FY: Attention is a many splendored thing. It has different modes, aspects and so on. Impressions are a binary currency in that there is either an impression served - 1 - or there isn't - 0. In fact, impressions encode a possibility - it's not really one person seeing an ad, but rather one person being exposed to an ad, which is different. That uncertainty is ignored in the binary nature. The implications of System One / System Two thinking from behavioral economist Daniel Kahneman disrupt the embedded assumptions of advertising as messaging and persuasion. Market research is flawed because System One is activated to explain the subconscious operations of System Two. Brands are a socially constructed idea, and their value is created in part through how much attention they have been able to aggregate.
SG: How is research flawed and if so what's the better smarter way to get insights and mine feedbacks?
FY: Almost all classic market research relies on asking people what they think. This can no doubt be interesting, but will produce explanatory fictions for prior behavior, and will not accurately predict future behavior. So much of how decisions are made is subconscious - by asking the conscious mind about them we always get inaccurate results.
It depends on the nature of the insights being sought but in general it's better to triangulate from as many approaches as you can, and look to actual behavior over utterance.
SG: If the internet shifts us to an infinite content space, share of voice becomes a nonsense. What replaces share of voice?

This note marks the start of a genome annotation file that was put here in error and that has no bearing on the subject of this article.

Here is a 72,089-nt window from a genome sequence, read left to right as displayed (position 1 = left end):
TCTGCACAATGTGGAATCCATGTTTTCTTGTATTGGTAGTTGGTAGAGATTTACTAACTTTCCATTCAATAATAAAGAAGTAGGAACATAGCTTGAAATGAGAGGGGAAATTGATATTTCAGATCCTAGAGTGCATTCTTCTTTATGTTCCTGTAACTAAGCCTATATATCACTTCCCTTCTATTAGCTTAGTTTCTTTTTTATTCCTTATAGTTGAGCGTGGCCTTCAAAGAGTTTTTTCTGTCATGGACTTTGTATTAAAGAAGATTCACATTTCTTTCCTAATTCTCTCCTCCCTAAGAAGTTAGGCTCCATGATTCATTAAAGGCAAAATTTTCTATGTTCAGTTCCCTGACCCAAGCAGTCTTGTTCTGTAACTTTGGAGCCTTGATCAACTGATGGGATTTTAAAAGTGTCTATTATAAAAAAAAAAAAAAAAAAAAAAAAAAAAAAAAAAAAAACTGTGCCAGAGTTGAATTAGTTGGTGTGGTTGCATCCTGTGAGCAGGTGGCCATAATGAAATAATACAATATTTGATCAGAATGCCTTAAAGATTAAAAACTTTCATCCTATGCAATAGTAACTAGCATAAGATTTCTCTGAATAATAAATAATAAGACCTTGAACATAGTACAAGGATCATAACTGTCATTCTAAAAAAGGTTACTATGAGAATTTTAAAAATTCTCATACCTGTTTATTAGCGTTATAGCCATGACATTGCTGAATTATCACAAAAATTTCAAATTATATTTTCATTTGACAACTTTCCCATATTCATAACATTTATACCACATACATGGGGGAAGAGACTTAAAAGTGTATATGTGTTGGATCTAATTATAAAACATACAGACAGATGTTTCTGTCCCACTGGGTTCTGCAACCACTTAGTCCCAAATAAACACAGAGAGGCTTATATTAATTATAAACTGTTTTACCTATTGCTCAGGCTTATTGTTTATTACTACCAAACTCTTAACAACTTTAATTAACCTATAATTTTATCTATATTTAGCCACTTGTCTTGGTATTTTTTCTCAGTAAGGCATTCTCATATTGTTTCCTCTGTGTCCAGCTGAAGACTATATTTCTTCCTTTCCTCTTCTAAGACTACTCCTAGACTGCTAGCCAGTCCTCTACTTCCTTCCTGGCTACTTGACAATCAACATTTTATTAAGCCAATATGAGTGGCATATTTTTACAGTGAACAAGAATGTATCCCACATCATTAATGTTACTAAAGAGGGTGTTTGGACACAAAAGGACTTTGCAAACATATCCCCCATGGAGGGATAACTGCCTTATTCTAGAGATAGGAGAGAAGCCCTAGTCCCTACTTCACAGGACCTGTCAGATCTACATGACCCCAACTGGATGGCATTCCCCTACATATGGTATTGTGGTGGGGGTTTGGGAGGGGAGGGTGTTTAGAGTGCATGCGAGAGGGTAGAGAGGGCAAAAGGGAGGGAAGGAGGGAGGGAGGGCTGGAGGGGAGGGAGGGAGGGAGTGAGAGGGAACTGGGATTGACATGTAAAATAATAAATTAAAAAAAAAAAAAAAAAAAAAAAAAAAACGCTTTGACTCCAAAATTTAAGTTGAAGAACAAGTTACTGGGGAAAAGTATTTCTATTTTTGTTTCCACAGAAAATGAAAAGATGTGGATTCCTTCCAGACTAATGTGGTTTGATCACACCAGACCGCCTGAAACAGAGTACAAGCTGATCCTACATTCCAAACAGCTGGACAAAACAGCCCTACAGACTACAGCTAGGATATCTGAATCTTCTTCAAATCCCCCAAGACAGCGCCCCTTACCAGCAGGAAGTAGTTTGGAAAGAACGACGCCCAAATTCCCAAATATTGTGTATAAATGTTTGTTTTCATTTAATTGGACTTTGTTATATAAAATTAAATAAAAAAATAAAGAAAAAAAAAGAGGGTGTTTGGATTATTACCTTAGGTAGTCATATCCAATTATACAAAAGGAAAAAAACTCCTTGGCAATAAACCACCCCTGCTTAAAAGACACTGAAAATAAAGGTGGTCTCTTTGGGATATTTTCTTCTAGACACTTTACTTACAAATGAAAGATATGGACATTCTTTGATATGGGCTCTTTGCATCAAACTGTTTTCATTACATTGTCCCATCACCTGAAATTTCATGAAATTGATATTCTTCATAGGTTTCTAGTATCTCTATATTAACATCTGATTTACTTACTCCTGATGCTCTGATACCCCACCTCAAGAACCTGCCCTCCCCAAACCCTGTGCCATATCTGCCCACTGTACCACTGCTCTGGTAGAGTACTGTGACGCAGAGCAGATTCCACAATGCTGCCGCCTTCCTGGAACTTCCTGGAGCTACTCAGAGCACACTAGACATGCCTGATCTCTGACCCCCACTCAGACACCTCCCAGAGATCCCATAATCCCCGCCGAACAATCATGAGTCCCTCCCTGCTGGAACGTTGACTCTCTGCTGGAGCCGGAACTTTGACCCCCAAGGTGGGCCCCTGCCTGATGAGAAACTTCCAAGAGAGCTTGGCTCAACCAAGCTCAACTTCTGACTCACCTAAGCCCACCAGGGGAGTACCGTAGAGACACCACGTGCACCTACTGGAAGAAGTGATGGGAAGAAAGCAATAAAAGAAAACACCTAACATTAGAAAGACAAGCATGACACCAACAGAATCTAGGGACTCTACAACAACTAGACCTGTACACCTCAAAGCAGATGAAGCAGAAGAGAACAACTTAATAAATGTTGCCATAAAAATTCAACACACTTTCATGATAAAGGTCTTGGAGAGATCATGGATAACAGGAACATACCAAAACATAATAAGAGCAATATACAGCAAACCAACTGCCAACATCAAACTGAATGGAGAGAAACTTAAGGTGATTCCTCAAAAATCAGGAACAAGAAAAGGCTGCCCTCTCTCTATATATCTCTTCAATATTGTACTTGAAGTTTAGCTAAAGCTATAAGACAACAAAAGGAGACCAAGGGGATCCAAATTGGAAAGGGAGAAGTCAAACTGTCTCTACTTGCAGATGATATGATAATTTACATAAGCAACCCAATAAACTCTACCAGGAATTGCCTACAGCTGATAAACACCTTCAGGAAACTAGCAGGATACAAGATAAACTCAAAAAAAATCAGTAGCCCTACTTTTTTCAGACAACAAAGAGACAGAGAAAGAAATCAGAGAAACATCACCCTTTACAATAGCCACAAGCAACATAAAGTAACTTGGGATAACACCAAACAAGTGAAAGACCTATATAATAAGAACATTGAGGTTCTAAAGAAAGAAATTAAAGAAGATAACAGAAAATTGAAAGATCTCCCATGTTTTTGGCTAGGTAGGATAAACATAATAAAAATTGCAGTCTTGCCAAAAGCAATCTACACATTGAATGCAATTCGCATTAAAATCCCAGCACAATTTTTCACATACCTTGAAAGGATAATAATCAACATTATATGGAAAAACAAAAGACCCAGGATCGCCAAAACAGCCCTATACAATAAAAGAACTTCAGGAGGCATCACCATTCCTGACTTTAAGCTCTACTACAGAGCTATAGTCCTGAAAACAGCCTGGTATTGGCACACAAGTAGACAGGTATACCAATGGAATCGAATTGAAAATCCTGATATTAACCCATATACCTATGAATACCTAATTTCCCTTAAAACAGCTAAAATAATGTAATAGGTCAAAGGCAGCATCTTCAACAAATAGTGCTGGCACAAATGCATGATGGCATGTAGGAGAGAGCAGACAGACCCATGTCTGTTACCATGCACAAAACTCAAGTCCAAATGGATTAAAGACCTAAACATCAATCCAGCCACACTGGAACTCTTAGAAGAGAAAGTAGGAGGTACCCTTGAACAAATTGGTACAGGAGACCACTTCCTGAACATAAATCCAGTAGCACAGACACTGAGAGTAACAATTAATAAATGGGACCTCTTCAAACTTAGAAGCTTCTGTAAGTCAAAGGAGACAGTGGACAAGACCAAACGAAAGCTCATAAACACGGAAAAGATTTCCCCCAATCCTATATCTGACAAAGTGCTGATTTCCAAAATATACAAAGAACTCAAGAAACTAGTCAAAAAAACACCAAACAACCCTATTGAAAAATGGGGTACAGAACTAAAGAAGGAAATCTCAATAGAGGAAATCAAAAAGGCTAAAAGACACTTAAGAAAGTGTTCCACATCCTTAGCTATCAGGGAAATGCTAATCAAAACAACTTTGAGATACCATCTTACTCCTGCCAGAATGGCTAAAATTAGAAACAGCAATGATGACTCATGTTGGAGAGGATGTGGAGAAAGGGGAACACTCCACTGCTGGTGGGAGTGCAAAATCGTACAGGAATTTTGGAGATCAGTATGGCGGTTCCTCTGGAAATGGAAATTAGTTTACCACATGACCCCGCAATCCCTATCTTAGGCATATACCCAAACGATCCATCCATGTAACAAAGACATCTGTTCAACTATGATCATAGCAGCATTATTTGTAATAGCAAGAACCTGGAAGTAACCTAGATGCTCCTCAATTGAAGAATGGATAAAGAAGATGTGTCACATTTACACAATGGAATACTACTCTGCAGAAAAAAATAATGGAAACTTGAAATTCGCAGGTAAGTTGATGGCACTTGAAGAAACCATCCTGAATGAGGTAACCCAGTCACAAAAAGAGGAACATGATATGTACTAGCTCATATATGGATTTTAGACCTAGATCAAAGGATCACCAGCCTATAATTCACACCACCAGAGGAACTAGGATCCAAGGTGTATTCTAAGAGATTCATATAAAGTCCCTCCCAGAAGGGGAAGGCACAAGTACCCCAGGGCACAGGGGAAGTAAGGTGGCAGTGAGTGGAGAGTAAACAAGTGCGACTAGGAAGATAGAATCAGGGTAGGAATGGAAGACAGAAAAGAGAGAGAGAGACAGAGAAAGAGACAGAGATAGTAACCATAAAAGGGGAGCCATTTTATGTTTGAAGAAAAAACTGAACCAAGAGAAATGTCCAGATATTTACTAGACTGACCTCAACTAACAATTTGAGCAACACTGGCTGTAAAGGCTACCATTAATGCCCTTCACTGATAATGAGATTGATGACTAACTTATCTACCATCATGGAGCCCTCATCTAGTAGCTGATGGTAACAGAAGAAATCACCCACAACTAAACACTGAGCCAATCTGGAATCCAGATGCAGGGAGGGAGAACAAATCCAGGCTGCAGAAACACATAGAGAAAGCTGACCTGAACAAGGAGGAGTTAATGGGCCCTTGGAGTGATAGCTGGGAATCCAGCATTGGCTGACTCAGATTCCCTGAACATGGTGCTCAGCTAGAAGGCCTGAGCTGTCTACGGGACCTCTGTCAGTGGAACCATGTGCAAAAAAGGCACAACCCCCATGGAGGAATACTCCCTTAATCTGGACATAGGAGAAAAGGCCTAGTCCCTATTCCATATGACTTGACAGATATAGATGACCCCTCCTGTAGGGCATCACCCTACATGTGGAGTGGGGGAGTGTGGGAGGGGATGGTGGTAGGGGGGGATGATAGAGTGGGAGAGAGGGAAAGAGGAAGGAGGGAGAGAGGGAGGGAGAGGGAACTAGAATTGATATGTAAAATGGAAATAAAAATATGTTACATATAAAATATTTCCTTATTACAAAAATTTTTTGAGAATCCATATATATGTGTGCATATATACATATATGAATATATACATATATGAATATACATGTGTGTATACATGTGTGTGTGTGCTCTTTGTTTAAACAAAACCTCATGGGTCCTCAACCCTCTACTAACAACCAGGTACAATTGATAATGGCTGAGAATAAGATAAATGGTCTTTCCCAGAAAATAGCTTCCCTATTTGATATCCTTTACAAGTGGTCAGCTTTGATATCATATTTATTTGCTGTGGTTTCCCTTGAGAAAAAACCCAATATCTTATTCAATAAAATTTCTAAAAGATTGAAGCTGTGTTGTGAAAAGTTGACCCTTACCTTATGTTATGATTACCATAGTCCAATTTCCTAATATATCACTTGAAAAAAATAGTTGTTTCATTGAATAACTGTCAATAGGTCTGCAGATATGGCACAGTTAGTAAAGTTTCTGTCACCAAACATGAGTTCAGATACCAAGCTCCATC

FY: It depends on what we think SOV was for. It's a measure of relative activity in the marketplace amongst competitors; so really what we are measuring is competitive spend on attention. Attention is increasingly being acquired in different ways. Perhaps we should consider impact rather than activity. In that case, share of search volume is a better measure of salience and brand share. Share of voices also shows impact: competitive social media volume for a brand or a campaign.
SG: So, as media content technology advertising merge then how do we understand ideas, advertising, strategy, and so on? What is the answer?
FY: There is no one answer, just as there is no one model for how ideas or advertising work in the world - there are many. The take away is that there are a lot of lazy assumptions underlying the advertising edifice. And they need radically re-thinking.
SG: And so you're sitting on a plane in 1a and beside you is a CMO: you talk and what is your recommendation?
FY: Overall, interrogate assumptions where you find them, especially in marketing. Consider the attention of your audience as inherently valuable, seek to earn it, respectfully and see the value it creates for your bottom line.
SG: Why should brands care?
FY: Many of the pains currently experienced by brands in how they understand and implement marketing with their agency partners are aspects of this new attention market.
SG: What is your booked called what it's called?
FY: It's called PAID ATTENTION because it encodes the idea that attention is inherently valuable, that it's something that is being bought and paid for, that we all want people to pay attention to our ideas, and because it's almost an inside joke for ad people.
SG: And finally, from one author to another, why did you write it?
FY: For the last decade or so I've had people in advertising asking me for book recommendations for strategy, or creativity. So I decided to write my version.
Faris is also the co-founder of Genius Steals, an itinerant consultancy working with brands like Coca-Cola, Marriott, Gibson Guitars, Nestle in places like Turkey, Dubai, NYC, LA, Australia. They help companies think about how to use creativity to solve business problems. Previously Faris was Chief Innovation Officer of MDC, and Chief Digital Officer of McCann Erickson NYC.
Scott Goodson is the author of Uprising: how to build a brand and change the world by sparking Cultural Movements.